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Lou McKee’s Klee Wyck Journal is a beautiful sharing of a bold adventure played out in the wilds of Canada’s West Coast. Here the love of kayaking and the outdoors leads to a dream fulfilled and a revealing memoir that artfully showcases the building of a remote cabin retreat, the power and beauty of nature, the love of family and friends, and the value of self-discovery.
As an avid kayaker and camper, Lou McKee often explored the coastal areas of Washington and British Columbia. A trip to Vancouver Island ultimately turned into a yearly tradition. Lured by one particular stretch of beach, Lou and her fellow travelers decided to stake their claim on an area they affectionately christened “Klee Wyck.” The moniker was an homage to noted Canadian artist and writer Emily Carr, whose work was inspired by the natural landscape and indigenous people of the Pacific Northwest coast.
While the wild and pristine setting was clearly a draw for tent camping, overcast skies and torrential rains eventually forced Lou’s spirited clan to consider more secure sheltering. Over the next several years, a practical and cozy little cabin in the woods begins to take shape. In this naturalist’s playbook the homey structure evolves through a combination of brains and brawn, and the creative use of cedar beach logs, reclaimed wood, prefab materials imported from the city, and numerous found objects. Amidst the likes of an artfully designed mosaic-type floor featuring cedar rounds and beach gravel filling, a sacred lookout and miniature garden created in memory of a friend’s deceased daughter, a rare glimpse of ethereal white rainbows or “spy-hopping” whales, each subsequent year brings together McKee, family members and friends for shared work and play, stories, celebrations, mouth-watering innovative meals, and the continuous expansion of the charming wilderness dwelling.
In this captivating blend of words and imagery, McKee’s colorful first-person narrative documents daily happenings, observations, and continuing work on the cabin. It renders intricate sketches of the local flora, fauna, and a bounty of natural treasures gathered from the beach. McKee’s background as a painter, illustrator, greeting card artist, and designer translate as an integral part of this journal. Whether a favorite piece of camping gear like the candle lantern that served as a welcoming front porch light, the humorously adorned “hoo-hah” sculptures created at the shore, intricate seaweed ruffles, or smoothly polished sea stones ultimately interpreted as powerful, enlarged pastel paintings, the finely detailed ink and colored pencil drawings provide an ideal visual complement to McKee’s remarkable unfolding story.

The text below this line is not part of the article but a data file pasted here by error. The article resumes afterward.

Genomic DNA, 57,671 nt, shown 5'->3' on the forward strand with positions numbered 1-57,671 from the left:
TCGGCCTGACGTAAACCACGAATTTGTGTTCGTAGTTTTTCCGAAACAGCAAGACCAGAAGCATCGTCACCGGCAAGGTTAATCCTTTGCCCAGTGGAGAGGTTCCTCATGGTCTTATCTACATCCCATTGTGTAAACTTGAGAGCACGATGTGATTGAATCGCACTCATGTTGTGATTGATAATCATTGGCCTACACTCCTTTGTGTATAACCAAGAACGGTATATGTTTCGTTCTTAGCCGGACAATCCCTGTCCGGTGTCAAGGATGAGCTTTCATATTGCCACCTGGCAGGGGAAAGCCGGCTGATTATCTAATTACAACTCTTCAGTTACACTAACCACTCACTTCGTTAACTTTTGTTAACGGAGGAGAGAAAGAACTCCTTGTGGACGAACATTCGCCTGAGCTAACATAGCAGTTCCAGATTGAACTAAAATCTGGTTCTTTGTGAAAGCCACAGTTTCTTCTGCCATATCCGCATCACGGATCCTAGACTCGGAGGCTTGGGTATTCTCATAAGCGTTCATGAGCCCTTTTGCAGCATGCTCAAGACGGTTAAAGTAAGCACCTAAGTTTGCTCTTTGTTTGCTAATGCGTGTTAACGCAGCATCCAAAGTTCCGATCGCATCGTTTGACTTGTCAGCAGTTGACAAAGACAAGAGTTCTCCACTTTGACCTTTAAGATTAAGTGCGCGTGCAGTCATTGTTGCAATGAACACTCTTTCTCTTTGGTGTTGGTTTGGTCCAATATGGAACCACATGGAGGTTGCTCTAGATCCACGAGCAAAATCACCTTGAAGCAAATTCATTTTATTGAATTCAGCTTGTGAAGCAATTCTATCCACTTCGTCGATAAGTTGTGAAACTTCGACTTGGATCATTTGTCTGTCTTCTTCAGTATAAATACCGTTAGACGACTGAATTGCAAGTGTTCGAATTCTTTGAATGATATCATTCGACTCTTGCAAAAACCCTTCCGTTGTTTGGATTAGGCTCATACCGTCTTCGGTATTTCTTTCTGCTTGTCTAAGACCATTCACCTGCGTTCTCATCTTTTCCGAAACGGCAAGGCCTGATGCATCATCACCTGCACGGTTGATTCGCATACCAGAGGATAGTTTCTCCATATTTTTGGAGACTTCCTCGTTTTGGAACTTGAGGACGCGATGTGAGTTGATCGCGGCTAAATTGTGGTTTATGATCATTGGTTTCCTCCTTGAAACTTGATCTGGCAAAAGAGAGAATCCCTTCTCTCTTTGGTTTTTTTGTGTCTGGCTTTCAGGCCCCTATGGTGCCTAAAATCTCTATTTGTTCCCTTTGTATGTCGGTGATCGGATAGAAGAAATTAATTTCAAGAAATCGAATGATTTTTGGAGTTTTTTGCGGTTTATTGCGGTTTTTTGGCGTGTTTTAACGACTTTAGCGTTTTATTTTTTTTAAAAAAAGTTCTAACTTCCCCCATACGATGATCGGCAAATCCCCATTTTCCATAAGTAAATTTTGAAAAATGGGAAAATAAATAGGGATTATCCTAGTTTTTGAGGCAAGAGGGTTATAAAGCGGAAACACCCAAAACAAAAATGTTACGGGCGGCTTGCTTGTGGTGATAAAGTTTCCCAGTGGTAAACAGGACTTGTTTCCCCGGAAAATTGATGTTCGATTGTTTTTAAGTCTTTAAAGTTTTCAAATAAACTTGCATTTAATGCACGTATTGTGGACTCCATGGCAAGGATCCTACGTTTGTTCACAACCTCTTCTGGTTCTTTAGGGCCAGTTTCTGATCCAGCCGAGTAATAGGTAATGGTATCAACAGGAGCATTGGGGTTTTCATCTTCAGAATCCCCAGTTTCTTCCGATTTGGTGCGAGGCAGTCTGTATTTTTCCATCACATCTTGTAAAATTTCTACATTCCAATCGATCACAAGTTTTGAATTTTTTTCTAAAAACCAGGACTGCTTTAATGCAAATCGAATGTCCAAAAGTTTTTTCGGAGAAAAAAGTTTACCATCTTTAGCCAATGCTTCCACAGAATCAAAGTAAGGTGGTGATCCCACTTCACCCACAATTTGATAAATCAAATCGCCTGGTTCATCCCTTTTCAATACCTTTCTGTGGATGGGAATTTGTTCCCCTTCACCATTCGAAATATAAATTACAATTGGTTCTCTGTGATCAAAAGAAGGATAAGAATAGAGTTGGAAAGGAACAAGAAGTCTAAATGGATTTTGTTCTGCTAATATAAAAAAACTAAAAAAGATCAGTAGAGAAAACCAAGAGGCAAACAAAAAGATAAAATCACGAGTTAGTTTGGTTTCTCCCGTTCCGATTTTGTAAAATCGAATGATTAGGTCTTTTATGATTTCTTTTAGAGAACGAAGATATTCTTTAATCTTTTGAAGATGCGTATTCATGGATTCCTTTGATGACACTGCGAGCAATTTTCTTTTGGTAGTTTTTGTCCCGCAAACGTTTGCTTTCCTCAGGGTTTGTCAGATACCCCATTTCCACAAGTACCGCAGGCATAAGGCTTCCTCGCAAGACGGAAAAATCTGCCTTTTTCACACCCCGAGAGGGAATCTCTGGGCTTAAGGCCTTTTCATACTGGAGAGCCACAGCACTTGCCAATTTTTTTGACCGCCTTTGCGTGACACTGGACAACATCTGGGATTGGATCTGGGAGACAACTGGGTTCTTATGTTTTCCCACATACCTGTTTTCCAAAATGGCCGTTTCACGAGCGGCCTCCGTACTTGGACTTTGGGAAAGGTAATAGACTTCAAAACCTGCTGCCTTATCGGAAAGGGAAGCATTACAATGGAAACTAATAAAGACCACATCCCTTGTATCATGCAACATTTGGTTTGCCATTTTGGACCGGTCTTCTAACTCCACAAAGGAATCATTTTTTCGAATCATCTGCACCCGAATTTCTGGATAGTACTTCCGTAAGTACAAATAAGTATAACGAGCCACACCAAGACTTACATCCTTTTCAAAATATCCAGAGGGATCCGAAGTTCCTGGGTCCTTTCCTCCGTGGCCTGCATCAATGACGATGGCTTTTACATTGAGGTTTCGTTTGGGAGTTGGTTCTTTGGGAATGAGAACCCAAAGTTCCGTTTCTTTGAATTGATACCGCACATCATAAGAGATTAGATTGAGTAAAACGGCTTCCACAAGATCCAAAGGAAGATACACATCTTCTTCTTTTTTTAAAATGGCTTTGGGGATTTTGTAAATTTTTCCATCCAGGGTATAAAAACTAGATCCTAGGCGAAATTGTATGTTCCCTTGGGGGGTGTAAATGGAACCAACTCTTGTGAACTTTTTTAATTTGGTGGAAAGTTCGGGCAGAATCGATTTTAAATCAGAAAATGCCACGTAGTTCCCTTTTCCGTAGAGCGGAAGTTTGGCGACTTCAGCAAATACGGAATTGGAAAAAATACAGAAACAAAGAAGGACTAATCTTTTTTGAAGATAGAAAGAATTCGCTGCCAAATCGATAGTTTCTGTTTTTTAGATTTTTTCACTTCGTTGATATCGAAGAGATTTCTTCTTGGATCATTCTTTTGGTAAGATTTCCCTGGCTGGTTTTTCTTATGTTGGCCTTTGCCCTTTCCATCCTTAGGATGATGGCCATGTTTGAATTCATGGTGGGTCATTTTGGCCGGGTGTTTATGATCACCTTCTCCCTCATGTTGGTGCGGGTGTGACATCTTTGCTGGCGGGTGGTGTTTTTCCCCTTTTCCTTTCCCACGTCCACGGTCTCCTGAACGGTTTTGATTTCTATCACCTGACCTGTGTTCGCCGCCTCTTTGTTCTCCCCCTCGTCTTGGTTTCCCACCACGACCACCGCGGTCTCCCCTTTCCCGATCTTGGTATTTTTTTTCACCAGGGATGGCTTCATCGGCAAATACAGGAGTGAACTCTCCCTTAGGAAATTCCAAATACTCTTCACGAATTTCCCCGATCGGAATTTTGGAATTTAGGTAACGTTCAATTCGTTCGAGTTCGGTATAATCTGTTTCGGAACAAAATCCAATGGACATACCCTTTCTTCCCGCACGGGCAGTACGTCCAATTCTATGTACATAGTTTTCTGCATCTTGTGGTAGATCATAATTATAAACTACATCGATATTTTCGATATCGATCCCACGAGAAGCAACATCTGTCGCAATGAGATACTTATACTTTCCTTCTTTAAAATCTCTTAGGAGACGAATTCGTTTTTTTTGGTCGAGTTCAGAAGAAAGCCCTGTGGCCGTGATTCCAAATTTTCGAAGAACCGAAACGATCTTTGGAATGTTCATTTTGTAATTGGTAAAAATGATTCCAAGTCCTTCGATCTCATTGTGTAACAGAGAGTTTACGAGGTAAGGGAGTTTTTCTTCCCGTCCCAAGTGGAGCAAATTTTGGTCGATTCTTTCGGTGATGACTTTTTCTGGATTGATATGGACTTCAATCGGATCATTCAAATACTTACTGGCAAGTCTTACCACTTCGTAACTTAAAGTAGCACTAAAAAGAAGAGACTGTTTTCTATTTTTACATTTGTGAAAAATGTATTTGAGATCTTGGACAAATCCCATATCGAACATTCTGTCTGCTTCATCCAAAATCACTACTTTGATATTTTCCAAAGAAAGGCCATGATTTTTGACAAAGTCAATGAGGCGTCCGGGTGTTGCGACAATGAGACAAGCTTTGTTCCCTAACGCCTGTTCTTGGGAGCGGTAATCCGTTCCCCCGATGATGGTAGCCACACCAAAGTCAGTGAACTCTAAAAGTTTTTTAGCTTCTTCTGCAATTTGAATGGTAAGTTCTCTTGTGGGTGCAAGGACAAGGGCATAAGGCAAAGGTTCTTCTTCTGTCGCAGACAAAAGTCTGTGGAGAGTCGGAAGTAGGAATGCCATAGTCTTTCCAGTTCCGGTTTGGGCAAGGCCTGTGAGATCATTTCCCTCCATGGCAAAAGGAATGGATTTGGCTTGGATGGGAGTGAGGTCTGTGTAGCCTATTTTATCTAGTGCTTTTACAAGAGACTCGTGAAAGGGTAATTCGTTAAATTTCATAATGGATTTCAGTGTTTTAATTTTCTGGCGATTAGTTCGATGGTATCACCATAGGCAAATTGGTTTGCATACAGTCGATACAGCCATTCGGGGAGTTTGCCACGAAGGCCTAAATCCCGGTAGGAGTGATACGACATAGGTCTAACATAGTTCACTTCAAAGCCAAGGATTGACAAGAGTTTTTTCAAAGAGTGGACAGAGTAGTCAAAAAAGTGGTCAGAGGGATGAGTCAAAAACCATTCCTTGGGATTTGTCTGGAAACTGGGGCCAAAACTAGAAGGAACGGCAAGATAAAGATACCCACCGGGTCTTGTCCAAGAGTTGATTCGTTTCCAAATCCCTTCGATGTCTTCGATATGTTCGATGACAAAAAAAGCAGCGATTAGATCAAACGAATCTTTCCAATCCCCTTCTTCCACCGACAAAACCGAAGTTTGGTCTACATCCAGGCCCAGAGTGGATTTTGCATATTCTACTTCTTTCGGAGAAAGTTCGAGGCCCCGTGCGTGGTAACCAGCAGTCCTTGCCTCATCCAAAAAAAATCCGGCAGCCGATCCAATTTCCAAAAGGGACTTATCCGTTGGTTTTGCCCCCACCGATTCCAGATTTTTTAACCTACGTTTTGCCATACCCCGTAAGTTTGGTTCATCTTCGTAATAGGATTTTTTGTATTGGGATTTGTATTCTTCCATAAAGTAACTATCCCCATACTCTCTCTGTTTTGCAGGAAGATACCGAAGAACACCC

Each chapter covers a new season at the family compound and lists a new roll call of visitors. Here ages range from a visiting 6–year-old granddaughter to an active 80-something young friend. McKee’s well-crafted work effortlessly chronicles the wild curiosities of this coastline neighborhood. McKee’s journal entries always speak to her core sentiments from the flight of kissing ravens or confrontations with roaming bears to hidden places for gathering mussels and clams for the steamy chowder pot. We agree with her when she says, “This experience should be everybody’s accessible right. … Nature is still the most healing entity.”
The far-reaching sea is a constant presence in McKee’s writing, commanding respect with both its lulling tranquility and rolling intensity. While a knowledgeable seafarer, weather, winds, and white-capped waves can give rise to concern from even the most experienced of kayakers, facing down such fears proved a crucial component in McKee’s Klee Wyck experience.
This is more than a memoir relating a vacation retreat; this is the story of a woman going after her dream with vision, determination, ingenuity, imagination, and purpose. McKee not only brings family and friends along for the ride, but the resulting Klee Wyck Journal is like a personal invitation for readers to journey into the Canadian wilderness and experience coastal life through an artist’s keen eye. This unique takeaway of being in a homespun cabin by the sea is lovely, heartfelt, and inspiring.
Klee Wyck Journal (The Making of a Wilderness Retreat) won First Place in the CIBA 2018 Instruction & Insight Awards for Non-fiction work.